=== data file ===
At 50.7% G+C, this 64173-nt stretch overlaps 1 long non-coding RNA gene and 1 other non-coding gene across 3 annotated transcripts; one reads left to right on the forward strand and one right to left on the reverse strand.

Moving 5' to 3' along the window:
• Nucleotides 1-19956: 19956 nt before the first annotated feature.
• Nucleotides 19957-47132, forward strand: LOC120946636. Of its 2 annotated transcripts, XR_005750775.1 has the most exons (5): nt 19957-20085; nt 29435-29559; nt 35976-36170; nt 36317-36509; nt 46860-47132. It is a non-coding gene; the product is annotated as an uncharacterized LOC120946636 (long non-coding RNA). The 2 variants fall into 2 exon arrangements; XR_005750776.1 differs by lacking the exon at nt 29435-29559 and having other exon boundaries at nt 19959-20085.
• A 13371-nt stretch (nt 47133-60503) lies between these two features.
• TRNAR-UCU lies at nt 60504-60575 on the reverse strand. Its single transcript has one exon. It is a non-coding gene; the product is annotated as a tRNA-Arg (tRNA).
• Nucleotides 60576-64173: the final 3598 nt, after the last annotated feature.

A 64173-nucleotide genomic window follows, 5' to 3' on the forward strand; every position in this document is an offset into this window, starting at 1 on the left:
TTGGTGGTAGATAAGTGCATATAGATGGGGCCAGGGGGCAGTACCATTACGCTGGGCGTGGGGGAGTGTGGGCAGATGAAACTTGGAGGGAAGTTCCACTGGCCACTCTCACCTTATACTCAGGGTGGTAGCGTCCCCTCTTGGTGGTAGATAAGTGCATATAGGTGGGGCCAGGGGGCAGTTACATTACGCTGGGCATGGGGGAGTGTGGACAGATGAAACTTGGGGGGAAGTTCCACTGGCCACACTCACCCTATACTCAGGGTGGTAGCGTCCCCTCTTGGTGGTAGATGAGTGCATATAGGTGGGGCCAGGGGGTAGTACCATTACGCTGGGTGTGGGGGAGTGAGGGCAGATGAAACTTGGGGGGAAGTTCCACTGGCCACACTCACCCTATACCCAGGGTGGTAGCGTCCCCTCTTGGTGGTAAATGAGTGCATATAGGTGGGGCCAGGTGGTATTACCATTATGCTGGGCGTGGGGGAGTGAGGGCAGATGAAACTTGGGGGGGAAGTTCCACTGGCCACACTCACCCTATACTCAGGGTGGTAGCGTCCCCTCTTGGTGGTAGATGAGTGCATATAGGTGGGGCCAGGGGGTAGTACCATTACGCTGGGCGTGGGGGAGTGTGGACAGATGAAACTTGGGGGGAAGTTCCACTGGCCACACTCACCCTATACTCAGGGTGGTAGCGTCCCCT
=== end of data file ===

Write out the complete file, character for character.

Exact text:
At 50.7% G+C, this 64173-nt stretch overlaps 1 long non-coding RNA gene and 1 other non-coding gene across 3 annotated transcripts; one reads left to right on the forward strand and one right to left on the reverse strand.

Moving 5' to 3' along the window:
• Nucleotides 1-19956: 19956 nt before the first annotated feature.
• Nucleotides 19957-47132, forward strand: LOC120946636. Of its 2 annotated transcripts, XR_005750775.1 has the most exons (5): nt 19957-20085; nt 29435-29559; nt 35976-36170; nt 36317-36509; nt 46860-47132. It is a non-coding gene; the product is annotated as an uncharacterized LOC120946636 (long non-coding RNA). The 2 variants fall into 2 exon arrangements; XR_005750776.1 differs by lacking the exon at nt 29435-29559 and having other exon boundaries at nt 19959-20085.
• A 13371-nt stretch (nt 47133-60503) lies between these two features.
• TRNAR-UCU lies at nt 60504-60575 on the reverse strand. Its single transcript has one exon. It is a non-coding gene; the product is annotated as a tRNA-Arg (tRNA).
• Nucleotides 60576-64173: the final 3598 nt, after the last annotated feature.

A 64173-nucleotide genomic window follows, 5' to 3' on the forward strand; every position in this document is an offset into this window, starting at 1 on the left:
TTGGTGGTAGATAAGTGCATATAGATGGGGCCAGGGGGCAGTACCATTACGCTGGGCGTGGGGGAGTGTGGGCAGATGAAACTTGGAGGGAAGTTCCACTGGCCACTCTCACCTTATACTCAGGGTGGTAGCGTCCCCTCTTGGTGGTAGATAAGTGCATATAGGTGGGGCCAGGGGGCAGTTACATTACGCTGGGCATGGGGGAGTGTGGACAGATGAAACTTGGGGGGAAGTTCCACTGGCCACACTCACCCTATACTCAGGGTGGTAGCGTCCCCTCTTGGTGGTAGATGAGTGCATATAGGTGGGGCCAGGGGGTAGTACCATTACGCTGGGTGTGGGGGAGTGAGGGCAGATGAAACTTGGGGGGAAGTTCCACTGGCCACACTCACCCTATACCCAGGGTGGTAGCGTCCCCTCTTGGTGGTAAATGAGTGCATATAGGTGGGGCCAGGTGGTATTACCATTATGCTGGGCGTGGGGGAGTGAGGGCAGATGAAACTTGGGGGGGAAGTTCCACTGGCCACACTCACCCTATACTCAGGGTGGTAGCGTCCCCTCTTGGTGGTAGATGAGTGCATATAGGTGGGGCCAGGGGGTAGTACCATTACGCTGGGCGTGGGGGAGTGTGGACAGATGAAACTTGGGGGGAAGTTCCACTGGCCACACTCACCCTATACTCAGGGTGGTAGCGTCCCCT